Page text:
Everyone knows about comfort eating. But after researchers from King’s College London did a series of studies, it has become clear what kind of stress some people are trying to eat away. It turned out grievances and humiliation experienced in childhood may preserve themselves over the years and lead to gaining excessive pounds and obesity in later life. Physiologists also found how to improve this situation.
Back in 1980, British Birth Cohort Study involving 6 500 10-year-olds was initiated in England. Child psychologists studied self-esteem of boys and girls, their emotional characteristics and measured their body mass index (BMI).
Twenty-odd years later, the experts set out to analyze BMI and emotional state of at then already grown-up participants. Psychologists compared self-esteem of children and their emotional issues with their weight as grown-ups. They found that children with lower self-esteem, higher anxiety and other emotional issues were more likely to gain excessive weight in adulthood, with women being at a higher risk.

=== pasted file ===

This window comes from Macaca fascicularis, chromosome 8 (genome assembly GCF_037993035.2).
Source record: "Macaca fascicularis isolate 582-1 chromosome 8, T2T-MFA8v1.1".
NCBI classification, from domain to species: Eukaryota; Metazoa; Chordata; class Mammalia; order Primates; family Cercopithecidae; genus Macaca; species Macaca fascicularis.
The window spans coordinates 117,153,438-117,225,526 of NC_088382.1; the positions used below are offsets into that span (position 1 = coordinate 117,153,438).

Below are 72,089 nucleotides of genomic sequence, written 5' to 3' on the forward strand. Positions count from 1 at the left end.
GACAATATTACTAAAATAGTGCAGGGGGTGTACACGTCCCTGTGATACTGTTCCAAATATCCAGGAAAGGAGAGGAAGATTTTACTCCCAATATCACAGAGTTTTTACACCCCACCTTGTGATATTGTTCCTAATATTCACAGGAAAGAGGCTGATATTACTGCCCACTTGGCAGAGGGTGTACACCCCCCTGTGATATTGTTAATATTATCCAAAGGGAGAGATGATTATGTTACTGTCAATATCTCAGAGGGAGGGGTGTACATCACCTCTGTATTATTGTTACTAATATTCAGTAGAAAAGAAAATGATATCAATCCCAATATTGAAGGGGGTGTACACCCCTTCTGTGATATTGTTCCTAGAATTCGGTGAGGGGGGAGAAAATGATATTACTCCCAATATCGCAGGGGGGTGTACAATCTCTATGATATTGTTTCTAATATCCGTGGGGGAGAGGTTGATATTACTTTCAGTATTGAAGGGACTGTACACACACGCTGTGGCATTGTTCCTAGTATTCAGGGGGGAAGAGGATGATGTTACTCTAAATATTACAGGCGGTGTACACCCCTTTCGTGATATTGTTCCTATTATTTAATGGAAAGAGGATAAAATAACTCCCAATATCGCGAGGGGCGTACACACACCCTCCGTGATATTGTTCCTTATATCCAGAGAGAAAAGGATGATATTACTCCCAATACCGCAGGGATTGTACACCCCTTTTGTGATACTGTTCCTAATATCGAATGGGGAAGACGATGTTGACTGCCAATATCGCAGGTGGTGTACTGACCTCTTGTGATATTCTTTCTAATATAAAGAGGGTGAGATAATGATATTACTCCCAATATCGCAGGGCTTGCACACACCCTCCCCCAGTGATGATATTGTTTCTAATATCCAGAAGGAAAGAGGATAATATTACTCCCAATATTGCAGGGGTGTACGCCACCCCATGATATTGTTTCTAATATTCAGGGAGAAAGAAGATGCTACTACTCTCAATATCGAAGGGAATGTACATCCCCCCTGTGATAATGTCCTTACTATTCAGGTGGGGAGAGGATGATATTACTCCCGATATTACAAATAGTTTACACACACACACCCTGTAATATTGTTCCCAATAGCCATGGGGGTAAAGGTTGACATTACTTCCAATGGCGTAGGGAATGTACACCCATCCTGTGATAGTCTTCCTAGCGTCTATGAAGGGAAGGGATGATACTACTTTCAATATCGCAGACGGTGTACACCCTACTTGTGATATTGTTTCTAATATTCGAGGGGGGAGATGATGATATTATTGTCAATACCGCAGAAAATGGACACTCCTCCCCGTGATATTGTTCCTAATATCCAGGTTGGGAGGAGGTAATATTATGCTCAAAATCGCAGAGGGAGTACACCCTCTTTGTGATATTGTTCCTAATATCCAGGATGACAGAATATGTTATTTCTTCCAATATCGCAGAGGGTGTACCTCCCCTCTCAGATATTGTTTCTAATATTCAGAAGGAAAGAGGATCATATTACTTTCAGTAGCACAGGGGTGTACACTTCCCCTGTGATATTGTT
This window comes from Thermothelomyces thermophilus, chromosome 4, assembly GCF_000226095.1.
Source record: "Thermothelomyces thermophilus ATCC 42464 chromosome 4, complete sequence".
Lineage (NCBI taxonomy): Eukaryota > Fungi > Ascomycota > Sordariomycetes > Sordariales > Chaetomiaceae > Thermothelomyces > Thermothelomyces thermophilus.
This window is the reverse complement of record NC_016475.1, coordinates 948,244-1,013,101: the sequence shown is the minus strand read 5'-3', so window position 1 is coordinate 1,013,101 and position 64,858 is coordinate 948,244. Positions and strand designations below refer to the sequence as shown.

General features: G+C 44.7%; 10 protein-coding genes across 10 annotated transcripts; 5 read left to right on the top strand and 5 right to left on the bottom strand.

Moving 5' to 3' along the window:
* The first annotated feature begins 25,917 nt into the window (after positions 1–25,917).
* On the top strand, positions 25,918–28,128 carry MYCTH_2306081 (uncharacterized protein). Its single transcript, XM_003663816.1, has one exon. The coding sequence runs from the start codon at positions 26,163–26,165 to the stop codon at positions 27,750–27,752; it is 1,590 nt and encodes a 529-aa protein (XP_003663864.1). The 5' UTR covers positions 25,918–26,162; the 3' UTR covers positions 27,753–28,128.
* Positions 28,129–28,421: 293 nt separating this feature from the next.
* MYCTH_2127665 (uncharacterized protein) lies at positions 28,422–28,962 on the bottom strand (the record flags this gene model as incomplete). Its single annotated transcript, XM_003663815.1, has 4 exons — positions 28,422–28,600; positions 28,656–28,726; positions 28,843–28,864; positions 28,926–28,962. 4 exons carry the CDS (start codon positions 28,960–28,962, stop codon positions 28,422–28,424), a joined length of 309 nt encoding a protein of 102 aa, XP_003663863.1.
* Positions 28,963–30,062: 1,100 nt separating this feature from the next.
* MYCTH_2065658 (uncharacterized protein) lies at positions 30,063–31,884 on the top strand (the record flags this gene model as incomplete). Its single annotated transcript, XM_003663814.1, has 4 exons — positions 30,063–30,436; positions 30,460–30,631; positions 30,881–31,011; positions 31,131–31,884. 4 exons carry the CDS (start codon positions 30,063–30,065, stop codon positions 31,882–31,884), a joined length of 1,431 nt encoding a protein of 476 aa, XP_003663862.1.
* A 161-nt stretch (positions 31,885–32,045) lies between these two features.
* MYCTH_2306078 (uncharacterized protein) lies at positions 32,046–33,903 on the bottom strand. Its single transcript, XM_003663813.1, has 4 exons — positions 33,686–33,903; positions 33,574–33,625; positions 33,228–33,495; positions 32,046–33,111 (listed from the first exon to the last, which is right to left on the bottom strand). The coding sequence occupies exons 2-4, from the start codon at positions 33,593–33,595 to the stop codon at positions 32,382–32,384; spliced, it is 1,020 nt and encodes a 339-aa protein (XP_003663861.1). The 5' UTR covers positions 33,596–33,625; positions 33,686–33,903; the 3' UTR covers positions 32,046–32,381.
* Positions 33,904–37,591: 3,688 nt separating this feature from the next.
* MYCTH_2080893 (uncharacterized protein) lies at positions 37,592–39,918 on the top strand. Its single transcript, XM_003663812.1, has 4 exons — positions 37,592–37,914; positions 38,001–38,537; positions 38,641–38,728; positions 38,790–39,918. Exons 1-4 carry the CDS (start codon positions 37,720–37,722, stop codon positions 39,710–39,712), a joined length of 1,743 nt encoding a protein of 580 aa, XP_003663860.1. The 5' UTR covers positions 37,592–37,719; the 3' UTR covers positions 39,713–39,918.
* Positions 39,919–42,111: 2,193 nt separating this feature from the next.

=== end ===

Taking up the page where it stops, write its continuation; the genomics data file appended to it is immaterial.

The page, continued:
Scientists believe that early psychological support may help improve this problem. It requires the cooperation from parents, however. The reasons for low self-esteem and anxiety in children always lie in the family. It could be strained relationship between spouses, or parental attitude towards children – excessively strict upbringing, repeated humiliation, lack of attention or, on the contrary, a total absence of authority and control.
Source of the image: sxc.hu/profile/lusi.